Suspending COVID vaccine patent restrictions puts people before profits
In this April 1, 2021, file photo, a man receives a COVID- 19 vaccine at a government hospital in Noida, a suburb of New Delhi, India. | Altaf Qadri / AP

A move is underway internationally to temporarily scrap patent restrictions on COVID-19 vaccines that are making pharmaceutical companies’ profits explode while many countries struggle to inoculate their people against the deadly virus. In a surprise but extraordinary decision, the Biden administration announced its support Wednesday for a waiver of such patent rights.

But to happen, all 164-member countries of the World Trade Organization (WTO) will have to agree. Under current intellectual property protections, manufacture of the vaccines developed by private companies is blocked to anyone but the patent holders. If agreement on a waiver is reached, local production facilities could then ramp up vaccine production exponentially to meet the global health emergency.

“The administration believes strongly in intellectual property protections, but in service of ending this pandemic, supports the waiver of those protections for COVID-19 vaccines,” U.S. Trade Representative Katherine Tai said at the general council meeting of the WTO on May 5.

The Biden administration has been under intense pressure from countries of the global South, public health officials, and many progressive Democrats in Congress, who applauded the decision. U.S. Surgeon General Vivek Murthy said the Biden administration is putting “people over patents.”

With the announcement, the Biden administration joins much of the world in viewing vaccines as “global public goods” rather than commodities. But it’s also a recognition that protection of corporate patent rights was a major obstacle to global vaccination. And without global vaccination, ultimately no country is safe from the pandemic and its variants.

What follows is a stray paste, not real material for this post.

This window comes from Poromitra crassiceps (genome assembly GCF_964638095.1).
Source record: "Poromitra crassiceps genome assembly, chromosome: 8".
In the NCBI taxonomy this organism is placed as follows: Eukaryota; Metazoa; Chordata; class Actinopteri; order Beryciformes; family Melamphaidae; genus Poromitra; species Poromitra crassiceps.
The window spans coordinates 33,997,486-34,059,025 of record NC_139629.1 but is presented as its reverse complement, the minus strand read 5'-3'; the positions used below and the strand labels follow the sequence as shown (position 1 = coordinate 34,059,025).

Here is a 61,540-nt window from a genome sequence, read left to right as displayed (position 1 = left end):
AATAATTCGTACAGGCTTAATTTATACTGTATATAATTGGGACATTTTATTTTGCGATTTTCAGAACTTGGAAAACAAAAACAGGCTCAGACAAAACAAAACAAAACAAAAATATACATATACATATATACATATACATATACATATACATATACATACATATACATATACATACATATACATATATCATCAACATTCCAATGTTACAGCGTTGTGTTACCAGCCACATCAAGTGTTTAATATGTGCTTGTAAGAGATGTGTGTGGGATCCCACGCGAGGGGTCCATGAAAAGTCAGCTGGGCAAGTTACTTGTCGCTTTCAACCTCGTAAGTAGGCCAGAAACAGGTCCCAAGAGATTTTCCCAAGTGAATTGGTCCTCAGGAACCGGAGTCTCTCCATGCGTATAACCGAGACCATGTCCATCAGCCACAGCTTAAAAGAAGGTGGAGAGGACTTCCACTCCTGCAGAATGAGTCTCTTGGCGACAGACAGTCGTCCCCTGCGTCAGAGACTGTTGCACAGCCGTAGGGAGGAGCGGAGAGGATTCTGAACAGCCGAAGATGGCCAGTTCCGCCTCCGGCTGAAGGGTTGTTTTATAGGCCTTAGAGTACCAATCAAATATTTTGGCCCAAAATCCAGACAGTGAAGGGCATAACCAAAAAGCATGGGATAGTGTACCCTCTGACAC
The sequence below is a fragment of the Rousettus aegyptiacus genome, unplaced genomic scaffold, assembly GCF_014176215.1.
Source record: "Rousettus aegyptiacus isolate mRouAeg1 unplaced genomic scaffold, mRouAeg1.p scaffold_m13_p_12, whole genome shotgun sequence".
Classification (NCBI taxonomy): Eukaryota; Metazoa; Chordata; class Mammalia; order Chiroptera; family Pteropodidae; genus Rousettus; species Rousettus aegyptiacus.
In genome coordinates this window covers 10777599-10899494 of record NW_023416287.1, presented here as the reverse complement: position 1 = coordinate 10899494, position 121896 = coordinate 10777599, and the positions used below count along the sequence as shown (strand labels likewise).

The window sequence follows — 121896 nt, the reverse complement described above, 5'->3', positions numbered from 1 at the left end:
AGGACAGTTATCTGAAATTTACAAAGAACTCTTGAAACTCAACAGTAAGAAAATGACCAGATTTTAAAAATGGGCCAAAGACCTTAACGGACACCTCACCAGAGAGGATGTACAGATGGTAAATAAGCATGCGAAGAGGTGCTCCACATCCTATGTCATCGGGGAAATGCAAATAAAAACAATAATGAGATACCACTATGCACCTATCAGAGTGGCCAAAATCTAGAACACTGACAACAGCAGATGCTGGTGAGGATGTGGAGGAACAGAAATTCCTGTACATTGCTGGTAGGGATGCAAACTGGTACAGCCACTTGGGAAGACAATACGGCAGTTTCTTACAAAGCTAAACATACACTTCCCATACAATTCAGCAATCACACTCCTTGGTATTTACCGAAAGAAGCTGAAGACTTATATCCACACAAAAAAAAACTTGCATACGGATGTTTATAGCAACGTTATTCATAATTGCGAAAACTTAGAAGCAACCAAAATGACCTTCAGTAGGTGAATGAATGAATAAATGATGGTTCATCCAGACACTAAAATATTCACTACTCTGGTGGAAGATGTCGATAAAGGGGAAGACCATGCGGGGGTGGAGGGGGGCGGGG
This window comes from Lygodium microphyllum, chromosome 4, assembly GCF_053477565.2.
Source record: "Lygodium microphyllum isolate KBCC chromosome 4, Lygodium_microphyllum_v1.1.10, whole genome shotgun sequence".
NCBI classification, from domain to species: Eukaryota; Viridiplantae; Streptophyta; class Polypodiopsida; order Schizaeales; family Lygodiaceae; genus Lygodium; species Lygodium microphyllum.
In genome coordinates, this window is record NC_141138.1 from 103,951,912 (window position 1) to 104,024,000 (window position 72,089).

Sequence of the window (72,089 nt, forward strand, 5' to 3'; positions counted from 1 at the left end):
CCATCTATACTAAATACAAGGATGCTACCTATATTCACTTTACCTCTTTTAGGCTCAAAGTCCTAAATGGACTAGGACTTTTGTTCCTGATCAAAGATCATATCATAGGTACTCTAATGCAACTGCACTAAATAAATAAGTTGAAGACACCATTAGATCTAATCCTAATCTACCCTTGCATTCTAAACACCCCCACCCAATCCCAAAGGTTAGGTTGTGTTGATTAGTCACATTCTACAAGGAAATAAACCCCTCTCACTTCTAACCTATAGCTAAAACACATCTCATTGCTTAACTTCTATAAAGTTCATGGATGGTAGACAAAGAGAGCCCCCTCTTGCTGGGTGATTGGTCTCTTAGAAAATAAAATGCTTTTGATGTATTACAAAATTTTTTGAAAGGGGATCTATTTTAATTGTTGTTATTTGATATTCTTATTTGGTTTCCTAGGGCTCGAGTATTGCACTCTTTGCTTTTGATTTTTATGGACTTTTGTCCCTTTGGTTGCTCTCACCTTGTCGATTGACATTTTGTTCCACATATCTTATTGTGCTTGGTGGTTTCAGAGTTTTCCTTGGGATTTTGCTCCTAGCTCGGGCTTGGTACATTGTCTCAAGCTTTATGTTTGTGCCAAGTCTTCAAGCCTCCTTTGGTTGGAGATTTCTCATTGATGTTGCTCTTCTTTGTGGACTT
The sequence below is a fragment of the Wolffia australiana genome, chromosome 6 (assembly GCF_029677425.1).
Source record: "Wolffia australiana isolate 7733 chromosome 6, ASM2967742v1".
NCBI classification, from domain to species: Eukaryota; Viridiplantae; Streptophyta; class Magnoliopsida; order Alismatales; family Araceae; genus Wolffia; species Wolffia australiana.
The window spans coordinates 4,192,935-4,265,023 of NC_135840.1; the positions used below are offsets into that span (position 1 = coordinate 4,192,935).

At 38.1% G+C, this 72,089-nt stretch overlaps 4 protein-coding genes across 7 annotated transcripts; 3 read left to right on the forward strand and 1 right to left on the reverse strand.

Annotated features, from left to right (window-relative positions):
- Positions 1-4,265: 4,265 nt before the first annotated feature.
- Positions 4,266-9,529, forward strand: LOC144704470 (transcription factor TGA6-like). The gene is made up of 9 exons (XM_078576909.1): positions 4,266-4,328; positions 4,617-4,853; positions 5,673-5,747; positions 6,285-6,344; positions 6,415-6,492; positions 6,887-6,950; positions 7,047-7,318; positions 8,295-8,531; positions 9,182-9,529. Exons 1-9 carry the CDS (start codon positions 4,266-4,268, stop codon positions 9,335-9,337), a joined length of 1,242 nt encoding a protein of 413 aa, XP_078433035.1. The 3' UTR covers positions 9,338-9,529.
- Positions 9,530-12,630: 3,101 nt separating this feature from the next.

World leaders applauded the move, including French President Emmanuel Macron, who also announced his support for a waiver. “I am very much in favor of opening up intellectual property. We must obviously make this vaccine a global public good,” said Macron.

Along with the United States, the European Union has been a major obstacle in the WTO to waiving patent rights. Given that the U.S. typically sides with corporations on such matters, Biden’s decision was all the more stunning for the rest of the world.

Tedros Adhanom Ghebreyesus, head of the World Health Organization, praised the announcement. “This is a monumental moment in the fight against COVID-19. The commitment by President Joe Biden and U.S. Trade Representative Tai to support the waiver of I.P. protections on vaccines is a powerful example of leadership to address global health challenges.”

The call for waiving patent rights, known as TRIPS, was initiated by India and South Africa and is currently supported in the WTO by 90 countries, mainly from the global South. Other vaccine-producing countries, like Russia, have also signed on to the move. Urgent calls for waiving patent rights come in the face of massive global inequality in the production and distribution of vaccines. The advanced capitalist countries have “cleared the shelves” of vaccines while the pandemic ravages many countries in the global South, beginning with India.